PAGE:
Chancellor George Osborne has set out an array of business-friendly measures as he looks to the private sector to rejuvenate the nation's economy.
This sop to the business world, announced in today's Budget, includes exempting SMEs from new regulations and the creation of enterprise zones.
Osborne, delivering his Budget in a rowdy Commons, said supporting the private sector is central to the country's economic ambitions as he declared "Britain is open for business".
The Chancellor announced the small business rate relief holiday is being extended by one year to October 2012. This, he said, will cost of £370m.
He also announced a three year moratorium on domestic regulations for small business and start-ups.
As well as confirming SMEs will be exempt from new regulations, he also pledged a radical overhaul of planning rules and the creation of 21 new enterprise zones which will enjoy tax breaks.
A throw-back to the Thatcherite era, enterprise zones were a feature of the Conservative government in the 1980s.
The Chancellor also set out plans for private sector job creation in the regions.
In addition, Osborne unveiled a set of measures impacting larger businesses in an effort to make Britain more attractive to international businesses.
This included an overhaul of the controlled foreign companies (CFC) regime.
"We will fundamentally reform the complex rules for controlled foreign companies and make them more territorial," he said.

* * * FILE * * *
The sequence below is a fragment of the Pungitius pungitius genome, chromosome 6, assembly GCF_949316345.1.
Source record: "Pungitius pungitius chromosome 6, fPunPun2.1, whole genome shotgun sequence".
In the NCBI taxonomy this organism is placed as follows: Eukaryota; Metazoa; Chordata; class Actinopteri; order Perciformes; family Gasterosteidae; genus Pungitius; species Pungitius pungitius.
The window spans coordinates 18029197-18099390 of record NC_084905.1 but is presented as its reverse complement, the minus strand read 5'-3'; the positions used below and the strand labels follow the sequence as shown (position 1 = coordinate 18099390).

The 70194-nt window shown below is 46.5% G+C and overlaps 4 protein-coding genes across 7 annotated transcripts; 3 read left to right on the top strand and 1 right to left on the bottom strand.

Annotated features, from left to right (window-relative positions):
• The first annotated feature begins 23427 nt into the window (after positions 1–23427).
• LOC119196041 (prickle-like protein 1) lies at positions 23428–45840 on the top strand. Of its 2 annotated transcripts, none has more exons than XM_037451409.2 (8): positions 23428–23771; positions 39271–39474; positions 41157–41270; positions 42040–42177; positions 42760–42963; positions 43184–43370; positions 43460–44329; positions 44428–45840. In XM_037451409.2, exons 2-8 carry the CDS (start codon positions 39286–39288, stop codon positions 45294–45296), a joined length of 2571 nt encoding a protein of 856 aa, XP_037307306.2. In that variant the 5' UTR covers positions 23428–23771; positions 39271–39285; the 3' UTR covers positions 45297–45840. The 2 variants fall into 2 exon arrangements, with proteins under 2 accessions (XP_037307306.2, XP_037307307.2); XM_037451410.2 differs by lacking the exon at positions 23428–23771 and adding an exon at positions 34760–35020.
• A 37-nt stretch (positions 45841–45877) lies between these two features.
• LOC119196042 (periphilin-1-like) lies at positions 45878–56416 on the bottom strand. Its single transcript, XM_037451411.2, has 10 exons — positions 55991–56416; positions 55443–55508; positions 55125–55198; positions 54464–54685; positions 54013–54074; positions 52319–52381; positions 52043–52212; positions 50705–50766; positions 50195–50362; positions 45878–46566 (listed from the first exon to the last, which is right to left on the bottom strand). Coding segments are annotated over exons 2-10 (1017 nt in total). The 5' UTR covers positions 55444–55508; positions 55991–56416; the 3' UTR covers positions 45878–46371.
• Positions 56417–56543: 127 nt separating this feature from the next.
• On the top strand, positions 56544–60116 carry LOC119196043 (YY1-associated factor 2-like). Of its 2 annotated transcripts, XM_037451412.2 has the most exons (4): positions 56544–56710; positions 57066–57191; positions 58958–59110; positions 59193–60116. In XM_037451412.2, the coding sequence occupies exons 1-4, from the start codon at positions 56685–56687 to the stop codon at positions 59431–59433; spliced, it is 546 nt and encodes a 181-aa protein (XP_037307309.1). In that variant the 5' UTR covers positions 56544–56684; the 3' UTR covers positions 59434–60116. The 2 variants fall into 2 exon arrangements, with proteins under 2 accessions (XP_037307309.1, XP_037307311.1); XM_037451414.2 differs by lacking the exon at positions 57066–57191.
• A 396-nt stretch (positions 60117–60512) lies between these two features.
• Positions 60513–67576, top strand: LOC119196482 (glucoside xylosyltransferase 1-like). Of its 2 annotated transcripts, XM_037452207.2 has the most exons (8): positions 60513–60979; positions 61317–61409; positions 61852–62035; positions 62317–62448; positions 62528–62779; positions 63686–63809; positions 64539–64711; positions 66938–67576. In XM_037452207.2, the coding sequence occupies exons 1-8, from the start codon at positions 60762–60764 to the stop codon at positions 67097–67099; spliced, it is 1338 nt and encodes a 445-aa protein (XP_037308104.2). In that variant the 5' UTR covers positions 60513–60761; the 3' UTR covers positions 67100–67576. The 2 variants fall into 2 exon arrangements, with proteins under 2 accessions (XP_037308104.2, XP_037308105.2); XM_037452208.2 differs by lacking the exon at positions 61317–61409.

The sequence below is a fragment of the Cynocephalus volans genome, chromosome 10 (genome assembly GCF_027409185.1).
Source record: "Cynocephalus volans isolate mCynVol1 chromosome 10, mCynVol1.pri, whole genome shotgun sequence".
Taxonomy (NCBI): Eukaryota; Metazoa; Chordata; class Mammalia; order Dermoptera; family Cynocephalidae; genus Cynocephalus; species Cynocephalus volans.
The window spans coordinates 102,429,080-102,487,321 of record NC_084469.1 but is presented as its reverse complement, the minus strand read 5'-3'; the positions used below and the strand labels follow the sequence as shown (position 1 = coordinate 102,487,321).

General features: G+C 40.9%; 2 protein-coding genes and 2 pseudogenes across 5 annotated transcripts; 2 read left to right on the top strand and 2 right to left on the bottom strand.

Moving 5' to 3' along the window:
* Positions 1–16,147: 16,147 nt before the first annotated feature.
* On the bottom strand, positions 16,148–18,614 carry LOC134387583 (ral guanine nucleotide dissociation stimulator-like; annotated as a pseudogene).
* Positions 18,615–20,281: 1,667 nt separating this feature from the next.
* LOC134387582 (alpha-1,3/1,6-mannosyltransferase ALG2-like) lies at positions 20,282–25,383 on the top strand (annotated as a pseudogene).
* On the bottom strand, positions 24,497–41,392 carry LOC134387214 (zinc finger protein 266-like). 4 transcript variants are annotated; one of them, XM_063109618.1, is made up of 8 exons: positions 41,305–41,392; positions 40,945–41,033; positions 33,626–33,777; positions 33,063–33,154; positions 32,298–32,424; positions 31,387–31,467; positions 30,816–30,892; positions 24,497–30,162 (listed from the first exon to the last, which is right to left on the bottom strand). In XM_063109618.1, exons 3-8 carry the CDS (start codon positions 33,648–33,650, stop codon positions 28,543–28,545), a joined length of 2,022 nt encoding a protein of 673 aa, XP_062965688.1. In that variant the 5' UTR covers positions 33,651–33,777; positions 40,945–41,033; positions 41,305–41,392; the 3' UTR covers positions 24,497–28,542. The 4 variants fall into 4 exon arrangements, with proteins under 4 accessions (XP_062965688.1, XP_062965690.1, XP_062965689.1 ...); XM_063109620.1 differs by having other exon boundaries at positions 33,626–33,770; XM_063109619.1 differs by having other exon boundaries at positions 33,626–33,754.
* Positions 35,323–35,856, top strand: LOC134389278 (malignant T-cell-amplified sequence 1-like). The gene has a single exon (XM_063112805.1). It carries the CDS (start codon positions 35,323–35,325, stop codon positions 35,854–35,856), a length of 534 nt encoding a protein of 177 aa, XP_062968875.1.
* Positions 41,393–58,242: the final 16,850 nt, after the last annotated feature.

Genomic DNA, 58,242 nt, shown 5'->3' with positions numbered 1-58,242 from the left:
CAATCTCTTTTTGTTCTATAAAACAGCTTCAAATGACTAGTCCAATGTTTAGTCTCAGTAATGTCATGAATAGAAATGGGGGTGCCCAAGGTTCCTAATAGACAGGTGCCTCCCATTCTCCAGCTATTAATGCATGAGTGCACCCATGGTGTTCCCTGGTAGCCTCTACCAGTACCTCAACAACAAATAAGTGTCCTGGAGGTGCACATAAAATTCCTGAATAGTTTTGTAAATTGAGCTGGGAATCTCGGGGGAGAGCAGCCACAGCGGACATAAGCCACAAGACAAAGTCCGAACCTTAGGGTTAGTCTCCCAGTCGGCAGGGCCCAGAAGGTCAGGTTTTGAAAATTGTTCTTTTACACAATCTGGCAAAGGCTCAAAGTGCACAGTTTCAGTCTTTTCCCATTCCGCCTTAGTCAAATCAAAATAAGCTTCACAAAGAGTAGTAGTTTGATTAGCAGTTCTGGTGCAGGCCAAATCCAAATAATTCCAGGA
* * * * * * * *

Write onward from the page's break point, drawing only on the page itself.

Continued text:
The Chancellor said he will introduce new rules which effectively apply an ultra-competitive 5.75% rate on overseas financing income. This, he said, would give the UK a "far more attractive system" than France, the US or Germany.
"I want Britain to be the place businesses go to and not leave," he said.
The Chancellors' policies are a clear move to try and halt the exodus of companies to low-tax regimes abroad. Recently, companies including HSBC have considered moving to more tax-friendly economies.
Last November, the Treasury issued a consultation document on CFCs as part of a wider five-year strategy paper.
The Chancellor added he wants Britain to have the most competitive tax system in the world, a more balanced economy which supports manufacturing and exports and more flexible working regulations.
Other pro-business measures include 40,000 extra apprenticeships for the unemployed young, a new work experience scheme and a boost for the science world with the roll-out of new investment facilities.
Speaking in the Commons just before the Budget, Prime Minister David Cameron said the Budget will set out a "whole series of measures to fire up the private sector".
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